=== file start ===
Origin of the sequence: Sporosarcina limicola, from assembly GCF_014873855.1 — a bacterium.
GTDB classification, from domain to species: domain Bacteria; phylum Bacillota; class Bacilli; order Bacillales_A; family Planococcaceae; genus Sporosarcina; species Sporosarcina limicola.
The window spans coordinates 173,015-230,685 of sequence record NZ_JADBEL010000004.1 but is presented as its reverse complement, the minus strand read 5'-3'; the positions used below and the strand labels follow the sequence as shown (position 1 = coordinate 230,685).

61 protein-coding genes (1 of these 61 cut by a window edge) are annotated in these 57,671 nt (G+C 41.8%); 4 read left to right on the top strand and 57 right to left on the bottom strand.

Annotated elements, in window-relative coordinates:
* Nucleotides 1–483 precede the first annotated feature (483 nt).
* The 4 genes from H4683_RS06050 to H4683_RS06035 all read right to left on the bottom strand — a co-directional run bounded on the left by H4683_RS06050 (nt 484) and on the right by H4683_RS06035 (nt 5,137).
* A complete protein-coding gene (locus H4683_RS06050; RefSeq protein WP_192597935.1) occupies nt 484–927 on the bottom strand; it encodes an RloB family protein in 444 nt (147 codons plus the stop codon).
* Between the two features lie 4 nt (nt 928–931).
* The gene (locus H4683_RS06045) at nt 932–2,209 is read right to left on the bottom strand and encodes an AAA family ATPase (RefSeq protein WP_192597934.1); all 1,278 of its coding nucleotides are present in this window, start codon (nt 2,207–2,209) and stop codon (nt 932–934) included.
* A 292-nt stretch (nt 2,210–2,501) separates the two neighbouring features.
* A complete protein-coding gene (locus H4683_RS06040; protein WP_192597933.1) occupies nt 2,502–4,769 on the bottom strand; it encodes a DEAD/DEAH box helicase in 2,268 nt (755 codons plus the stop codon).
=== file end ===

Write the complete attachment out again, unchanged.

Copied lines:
Origin of the sequence: Sporosarcina limicola, from assembly GCF_014873855.1 — a bacterium.
GTDB classification, from domain to species: domain Bacteria; phylum Bacillota; class Bacilli; order Bacillales_A; family Planococcaceae; genus Sporosarcina; species Sporosarcina limicola.
The window spans coordinates 173,015-230,685 of sequence record NZ_JADBEL010000004.1 but is presented as its reverse complement, the minus strand read 5'-3'; the positions used below and the strand labels follow the sequence as shown (position 1 = coordinate 230,685).

61 protein-coding genes (1 of these 61 cut by a window edge) are annotated in these 57,671 nt (G+C 41.8%); 4 read left to right on the top strand and 57 right to left on the bottom strand.

Annotated elements, in window-relative coordinates:
* Nucleotides 1–483 precede the first annotated feature (483 nt).
* The 4 genes from H4683_RS06050 to H4683_RS06035 all read right to left on the bottom strand — a co-directional run bounded on the left by H4683_RS06050 (nt 484) and on the right by H4683_RS06035 (nt 5,137).
* A complete protein-coding gene (locus H4683_RS06050; RefSeq protein WP_192597935.1) occupies nt 484–927 on the bottom strand; it encodes an RloB family protein in 444 nt (147 codons plus the stop codon).
* Between the two features lie 4 nt (nt 928–931).
* The gene (locus H4683_RS06045) at nt 932–2,209 is read right to left on the bottom strand and encodes an AAA family ATPase (RefSeq protein WP_192597934.1); all 1,278 of its coding nucleotides are present in this window, start codon (nt 2,207–2,209) and stop codon (nt 932–934) included.
* A 292-nt stretch (nt 2,210–2,501) separates the two neighbouring features.
* A complete protein-coding gene (locus H4683_RS06040; protein WP_192597933.1) occupies nt 2,502–4,769 on the bottom strand; it encodes a DEAD/DEAH box helicase in 2,268 nt (755 codons plus the stop codon).